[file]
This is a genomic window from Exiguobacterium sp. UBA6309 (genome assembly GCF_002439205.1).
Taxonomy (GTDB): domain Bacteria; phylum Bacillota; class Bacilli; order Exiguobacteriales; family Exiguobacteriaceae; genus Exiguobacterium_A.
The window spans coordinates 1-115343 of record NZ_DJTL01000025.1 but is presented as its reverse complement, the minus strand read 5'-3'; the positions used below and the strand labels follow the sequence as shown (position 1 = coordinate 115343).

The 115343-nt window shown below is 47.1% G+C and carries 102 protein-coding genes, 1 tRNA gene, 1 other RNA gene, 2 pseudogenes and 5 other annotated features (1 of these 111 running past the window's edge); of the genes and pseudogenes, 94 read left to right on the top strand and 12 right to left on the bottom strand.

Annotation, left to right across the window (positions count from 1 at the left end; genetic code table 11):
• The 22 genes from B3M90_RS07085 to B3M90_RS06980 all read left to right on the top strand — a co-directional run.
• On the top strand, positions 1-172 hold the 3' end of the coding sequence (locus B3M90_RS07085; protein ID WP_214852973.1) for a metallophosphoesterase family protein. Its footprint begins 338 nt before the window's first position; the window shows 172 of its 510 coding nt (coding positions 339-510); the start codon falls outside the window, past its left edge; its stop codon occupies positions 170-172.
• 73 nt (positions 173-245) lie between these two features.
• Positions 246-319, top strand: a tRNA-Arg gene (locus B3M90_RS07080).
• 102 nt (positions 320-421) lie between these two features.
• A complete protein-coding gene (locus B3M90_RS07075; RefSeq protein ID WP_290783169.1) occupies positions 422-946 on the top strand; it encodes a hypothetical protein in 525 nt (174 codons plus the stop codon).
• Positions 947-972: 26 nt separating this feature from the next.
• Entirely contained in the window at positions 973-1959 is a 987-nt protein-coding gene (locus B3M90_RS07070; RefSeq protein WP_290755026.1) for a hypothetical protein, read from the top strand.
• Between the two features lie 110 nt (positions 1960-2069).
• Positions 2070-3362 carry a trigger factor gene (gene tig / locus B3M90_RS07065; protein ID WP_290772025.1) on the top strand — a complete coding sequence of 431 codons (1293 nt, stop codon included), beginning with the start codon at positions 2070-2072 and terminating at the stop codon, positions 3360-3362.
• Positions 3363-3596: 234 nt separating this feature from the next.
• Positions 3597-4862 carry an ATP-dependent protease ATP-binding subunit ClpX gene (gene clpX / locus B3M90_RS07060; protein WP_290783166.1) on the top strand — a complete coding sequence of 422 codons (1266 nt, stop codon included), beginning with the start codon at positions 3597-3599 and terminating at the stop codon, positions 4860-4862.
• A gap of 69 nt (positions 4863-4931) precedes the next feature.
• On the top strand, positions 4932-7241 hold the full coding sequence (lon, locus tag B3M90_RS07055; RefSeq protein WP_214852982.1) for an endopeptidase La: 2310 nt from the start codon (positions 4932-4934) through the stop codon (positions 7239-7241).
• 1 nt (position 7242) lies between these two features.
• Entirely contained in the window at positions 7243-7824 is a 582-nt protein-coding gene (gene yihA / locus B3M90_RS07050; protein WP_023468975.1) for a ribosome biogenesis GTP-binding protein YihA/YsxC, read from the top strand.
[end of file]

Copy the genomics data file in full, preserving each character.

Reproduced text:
This is a genomic window from Exiguobacterium sp. UBA6309 (genome assembly GCF_002439205.1).
Taxonomy (GTDB): domain Bacteria; phylum Bacillota; class Bacilli; order Exiguobacteriales; family Exiguobacteriaceae; genus Exiguobacterium_A.
The window spans coordinates 1-115343 of record NZ_DJTL01000025.1 but is presented as its reverse complement, the minus strand read 5'-3'; the positions used below and the strand labels follow the sequence as shown (position 1 = coordinate 115343).

The 115343-nt window shown below is 47.1% G+C and carries 102 protein-coding genes, 1 tRNA gene, 1 other RNA gene, 2 pseudogenes and 5 other annotated features (1 of these 111 running past the window's edge); of the genes and pseudogenes, 94 read left to right on the top strand and 12 right to left on the bottom strand.

Annotation, left to right across the window (positions count from 1 at the left end; genetic code table 11):
• The 22 genes from B3M90_RS07085 to B3M90_RS06980 all read left to right on the top strand — a co-directional run.
• On the top strand, positions 1-172 hold the 3' end of the coding sequence (locus B3M90_RS07085; protein ID WP_214852973.1) for a metallophosphoesterase family protein. Its footprint begins 338 nt before the window's first position; the window shows 172 of its 510 coding nt (coding positions 339-510); the start codon falls outside the window, past its left edge; its stop codon occupies positions 170-172.
• 73 nt (positions 173-245) lie between these two features.
• Positions 246-319, top strand: a tRNA-Arg gene (locus B3M90_RS07080).
• 102 nt (positions 320-421) lie between these two features.
• A complete protein-coding gene (locus B3M90_RS07075; RefSeq protein ID WP_290783169.1) occupies positions 422-946 on the top strand; it encodes a hypothetical protein in 525 nt (174 codons plus the stop codon).
• Positions 947-972: 26 nt separating this feature from the next.
• Entirely contained in the window at positions 973-1959 is a 987-nt protein-coding gene (locus B3M90_RS07070; RefSeq protein WP_290755026.1) for a hypothetical protein, read from the top strand.
• Between the two features lie 110 nt (positions 1960-2069).
• Positions 2070-3362 carry a trigger factor gene (gene tig / locus B3M90_RS07065; protein ID WP_290772025.1) on the top strand — a complete coding sequence of 431 codons (1293 nt, stop codon included), beginning with the start codon at positions 2070-2072 and terminating at the stop codon, positions 3360-3362.
• Positions 3363-3596: 234 nt separating this feature from the next.
• Positions 3597-4862 carry an ATP-dependent protease ATP-binding subunit ClpX gene (gene clpX / locus B3M90_RS07060; protein WP_290783166.1) on the top strand — a complete coding sequence of 422 codons (1266 nt, stop codon included), beginning with the start codon at positions 3597-3599 and terminating at the stop codon, positions 4860-4862.
• A gap of 69 nt (positions 4863-4931) precedes the next feature.
• On the top strand, positions 4932-7241 hold the full coding sequence (lon, locus tag B3M90_RS07055; RefSeq protein WP_214852982.1) for an endopeptidase La: 2310 nt from the start codon (positions 4932-4934) through the stop codon (positions 7239-7241).
• 1 nt (position 7242) lies between these two features.
• Entirely contained in the window at positions 7243-7824 is a 582-nt protein-coding gene (gene yihA / locus B3M90_RS07050; protein WP_023468975.1) for a ribosome biogenesis GTP-binding protein YihA/YsxC, read from the top strand.